2.1. Supported Hardware

Debian does not impose hardware requirements beyond the requirements of the Linux kernel and the GNU tool-sets. Therefore, any architecture or platform to which the Linux kernel, libc, gcc, etc. have been ported, and for which a Debian port exists, can run Debian. Please refer to the Ports pages at http://www.debian.org/ports/arm/ for more details on ARM architecture systems which have been tested with Debian.

Rather than attempting to describe all the different hardware configurations which are supported for ARM, this section contains general information and pointers to where additional information can be found.

2.1.1. Supported Architectures

Debian 3.1 supports eleven major architectures and several variations of each architecture known as “flavors”.

Architecture Debian Designation Subarchitecture Flavor
Intel x86-based i386   vanilla
Motorola 680x0 m68k Atari atari
Amiga amiga
68k Macintosh mac
VME bvme6000
DEC Alpha alpha    
Sun SPARC sparc   sun4cdm
ARM and StrongARM arm   netwinder
IBM/Motorola PowerPC powerpc CHRP chrp
PowerMac pmac
PReP prep
APUS apus
HP PA-RISC hppa PA-RISC 1.1 32
PA-RISC 2.0 64
Intel ia64-based ia64    
MIPS (big endian) mips SGI Indy/Indigo 2 r4k-ip22
Broadcom BCM91250A (SWARM) sb1-swarm-bn
MIPS (little endian) mipsel Cobalt cobalt
DECstation r4k-kn04
Broadcom BCM91250A (SWARM) sb1-swarm-bn
IBM S/390 s390 IPL from VM-reader and DASD generic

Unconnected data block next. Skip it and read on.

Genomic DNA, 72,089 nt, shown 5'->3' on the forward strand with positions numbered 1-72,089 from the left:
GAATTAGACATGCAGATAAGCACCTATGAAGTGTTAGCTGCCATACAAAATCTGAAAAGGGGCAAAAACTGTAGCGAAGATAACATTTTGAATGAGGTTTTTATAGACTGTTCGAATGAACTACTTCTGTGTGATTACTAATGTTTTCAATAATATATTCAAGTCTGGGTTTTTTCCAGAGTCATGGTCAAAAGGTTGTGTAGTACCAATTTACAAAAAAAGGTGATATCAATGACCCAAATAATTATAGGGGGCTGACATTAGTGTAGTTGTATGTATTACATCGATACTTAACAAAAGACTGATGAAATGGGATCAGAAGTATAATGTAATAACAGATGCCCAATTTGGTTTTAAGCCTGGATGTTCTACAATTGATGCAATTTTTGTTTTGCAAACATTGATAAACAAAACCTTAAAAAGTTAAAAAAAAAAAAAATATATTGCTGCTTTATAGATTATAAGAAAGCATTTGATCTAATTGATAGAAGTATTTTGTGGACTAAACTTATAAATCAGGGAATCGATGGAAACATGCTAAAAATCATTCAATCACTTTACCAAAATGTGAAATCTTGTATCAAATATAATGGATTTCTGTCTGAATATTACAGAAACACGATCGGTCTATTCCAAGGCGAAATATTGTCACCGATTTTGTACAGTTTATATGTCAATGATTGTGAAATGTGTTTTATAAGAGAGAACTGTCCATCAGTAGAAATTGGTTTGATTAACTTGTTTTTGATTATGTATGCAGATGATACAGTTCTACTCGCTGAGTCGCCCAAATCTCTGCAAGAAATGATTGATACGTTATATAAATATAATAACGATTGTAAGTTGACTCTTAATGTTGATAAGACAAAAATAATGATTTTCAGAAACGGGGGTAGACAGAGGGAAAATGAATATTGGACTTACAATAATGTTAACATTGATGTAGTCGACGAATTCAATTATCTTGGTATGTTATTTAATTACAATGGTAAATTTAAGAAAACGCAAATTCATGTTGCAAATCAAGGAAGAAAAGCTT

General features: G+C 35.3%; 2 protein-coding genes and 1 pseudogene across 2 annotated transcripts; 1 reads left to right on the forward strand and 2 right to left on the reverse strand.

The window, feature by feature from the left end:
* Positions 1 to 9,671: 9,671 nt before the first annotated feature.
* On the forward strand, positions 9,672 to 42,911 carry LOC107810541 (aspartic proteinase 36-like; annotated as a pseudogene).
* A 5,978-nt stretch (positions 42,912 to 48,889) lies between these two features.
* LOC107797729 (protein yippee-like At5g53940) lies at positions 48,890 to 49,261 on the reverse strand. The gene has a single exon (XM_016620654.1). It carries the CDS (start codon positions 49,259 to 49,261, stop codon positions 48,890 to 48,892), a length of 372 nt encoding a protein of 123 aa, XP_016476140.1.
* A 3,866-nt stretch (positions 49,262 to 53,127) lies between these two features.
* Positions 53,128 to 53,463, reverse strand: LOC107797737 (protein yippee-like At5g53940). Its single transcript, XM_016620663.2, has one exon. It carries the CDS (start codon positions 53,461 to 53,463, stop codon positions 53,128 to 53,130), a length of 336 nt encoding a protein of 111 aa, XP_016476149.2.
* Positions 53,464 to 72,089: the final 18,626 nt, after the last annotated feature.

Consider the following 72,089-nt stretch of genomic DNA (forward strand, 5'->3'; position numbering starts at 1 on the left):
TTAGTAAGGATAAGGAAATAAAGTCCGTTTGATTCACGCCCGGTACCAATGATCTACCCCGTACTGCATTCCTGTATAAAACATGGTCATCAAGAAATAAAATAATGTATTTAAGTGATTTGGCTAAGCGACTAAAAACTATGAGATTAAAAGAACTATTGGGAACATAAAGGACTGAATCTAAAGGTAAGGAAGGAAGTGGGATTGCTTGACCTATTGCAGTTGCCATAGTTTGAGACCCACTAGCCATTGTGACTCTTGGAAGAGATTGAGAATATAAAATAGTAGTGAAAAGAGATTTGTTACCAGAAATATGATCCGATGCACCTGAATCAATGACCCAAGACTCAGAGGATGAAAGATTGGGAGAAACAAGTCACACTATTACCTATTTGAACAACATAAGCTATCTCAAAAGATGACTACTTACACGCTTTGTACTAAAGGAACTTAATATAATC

IPL from tape tape

This document covers installation for the ARM architecture. If you are looking for information on any of the other Debian-supported architectures take a look at the Debian-Ports pages.

2.1.2. CPU, Main Boards, and Video Support

Each distinct ARM architecture requires its own kernel. Because of this the standard Debian distribution only supports installation on a number of the most common systems. The Debian userland however may be used by any ARM CPU including xscale.

Most ARM CPUs may be run in either endian mode (big or little). However, almost every current system implementation uses little-endian mode. Debian currently only supports little-endian ARM systems.

The commonly supported systems are


This is actually the name for the group of machines based upon the StrongARM 110 CPU and Intel 21285 Northbridge. It comprises of machines like: Netwinder (possibly one of the most common ARM boxes), CATS (also known as the EB110ATX), EBSA 285 and Compaq personal server (cps, aka skiff).


This is a modern ARM 920 board with a 266MHz Samsung processor. It has integrated IDE, USB, Serial, Parallel, audio, video, flash and two ethernet ports. This system has a good bootloader which is also found on the CATS and Riscstation systems.


This machine is the oldest supported hardware: it was released in 1994. It has RISC OS in ROM, Linux can be booted from that OS using linloader. The RiscPC has a modular CPU card and typically has a 30MHz 610, 40MHz 710 or 233MHz Strongarm 110 CPU fitted. The mainboard has integrated IDE, SVGA video, parallel port, single serial port, PS/2 keyboard and proprietary mouse port. The proprietary module expansion bus allows for up to eight expansion cards to be fitted depending on configuration, several of these modules have Linux drivers.


This is an inexpensive 56MHz 7500FE based machine with integrated video, IDE, PS/2 keyboard and mouse and two serial ports. Its lack of processing power was made up for by its price. It may be found in two configurations one with RISC OS and one with a simple bootloader.


This is a modular open hardware platform intended to be built by enthusiasts. To be useful to install Debian it requires its KSB expansion board.

2.1.3. Graphics Card

Debian's support for graphical interfaces is determined by the underlying support found in XFree86's X11 system. Most AGP, PCI and PCIe video cards work under XFree86. Details on supported graphics buses, cards, monitors, and pointing devices can be found at http://www.xfree86.org/. Debian 3.1 ships with XFree86 version 4.3.0.